This observational study done during April–December 2020 at a tertiary-care hospital in Haryana (India) enrolled 152 SARS-CoV-2-exposed neonates.
Among them, 150 neonates had perinatal SARS-CoV-2 exposure and 2 neonates had late postnatal exposure.
Stable infant-mother dyads were roomed-in with precautions to support breastfeeding.
Nasopharyngeal swabs collected from neonates were tested for SARS-CoV-2 by reverse transcriptase–polymerase chain reaction (RT-PCR) test. There was a high incidence of prematurity (23%), low birth weight (31%), intrauterine fetal distress (16%), perinatal asphyxia (6%), admission to neonatal intensive care unit (24%), and mortality (1.3%) among neonates with perinatal SARS-CoV-2 exposure. In this sub-group, 20 neonates tested positive for SARS-CoV-2 in nasopharyngeal swab sample(s).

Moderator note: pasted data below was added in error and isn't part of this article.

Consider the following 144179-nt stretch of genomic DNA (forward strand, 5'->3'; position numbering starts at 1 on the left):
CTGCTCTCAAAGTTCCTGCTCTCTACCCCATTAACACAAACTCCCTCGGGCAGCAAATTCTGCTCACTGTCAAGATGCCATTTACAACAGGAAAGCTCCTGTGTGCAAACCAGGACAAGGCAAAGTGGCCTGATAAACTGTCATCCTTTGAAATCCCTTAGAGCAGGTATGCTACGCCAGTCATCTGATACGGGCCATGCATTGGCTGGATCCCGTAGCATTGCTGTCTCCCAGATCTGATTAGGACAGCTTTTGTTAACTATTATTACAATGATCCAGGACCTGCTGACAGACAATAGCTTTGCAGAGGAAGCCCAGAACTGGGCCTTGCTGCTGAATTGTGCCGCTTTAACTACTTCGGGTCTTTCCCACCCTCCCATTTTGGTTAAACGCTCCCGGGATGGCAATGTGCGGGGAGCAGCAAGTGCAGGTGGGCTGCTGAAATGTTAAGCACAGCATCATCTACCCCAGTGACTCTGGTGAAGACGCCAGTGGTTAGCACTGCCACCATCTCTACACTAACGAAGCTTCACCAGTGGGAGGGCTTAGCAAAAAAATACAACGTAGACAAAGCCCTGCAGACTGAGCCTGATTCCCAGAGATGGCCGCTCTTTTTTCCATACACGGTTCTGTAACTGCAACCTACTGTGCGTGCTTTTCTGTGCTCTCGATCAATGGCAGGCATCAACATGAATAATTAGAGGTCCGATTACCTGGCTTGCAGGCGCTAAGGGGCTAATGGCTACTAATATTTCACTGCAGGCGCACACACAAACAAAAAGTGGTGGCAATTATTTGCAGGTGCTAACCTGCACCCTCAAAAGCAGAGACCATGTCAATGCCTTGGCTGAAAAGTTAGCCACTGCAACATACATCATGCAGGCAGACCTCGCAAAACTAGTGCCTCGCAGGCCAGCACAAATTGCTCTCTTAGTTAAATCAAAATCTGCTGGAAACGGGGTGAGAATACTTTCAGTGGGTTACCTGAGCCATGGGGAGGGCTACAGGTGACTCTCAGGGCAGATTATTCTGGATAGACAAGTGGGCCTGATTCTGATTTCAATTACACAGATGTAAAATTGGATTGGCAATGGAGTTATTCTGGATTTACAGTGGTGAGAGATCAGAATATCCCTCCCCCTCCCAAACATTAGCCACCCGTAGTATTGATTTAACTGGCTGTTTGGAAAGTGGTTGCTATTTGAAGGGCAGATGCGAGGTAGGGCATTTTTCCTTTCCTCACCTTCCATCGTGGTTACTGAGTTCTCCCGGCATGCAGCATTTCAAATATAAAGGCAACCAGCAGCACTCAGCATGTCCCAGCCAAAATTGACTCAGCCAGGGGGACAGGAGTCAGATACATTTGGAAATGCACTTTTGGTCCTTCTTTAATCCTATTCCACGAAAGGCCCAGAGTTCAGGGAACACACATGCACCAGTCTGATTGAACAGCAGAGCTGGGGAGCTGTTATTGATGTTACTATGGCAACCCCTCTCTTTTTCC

A recent official publication by the World Health Organization emphasizes that the perinatal SARS-CoV-2-exposed neonates found RT-PCR positive once in upper respiratory (non-sterile) sample must document viral persistence in another non-sterile sample for confirmation of mother-to-child virus transmission.
With this approach, only one neonate was confirmed intrapartum transmission. A telephonic follow-up in discharged neonates at 1 month of age or 1 month postexposure recorded them all to be asymptomatic and doing well.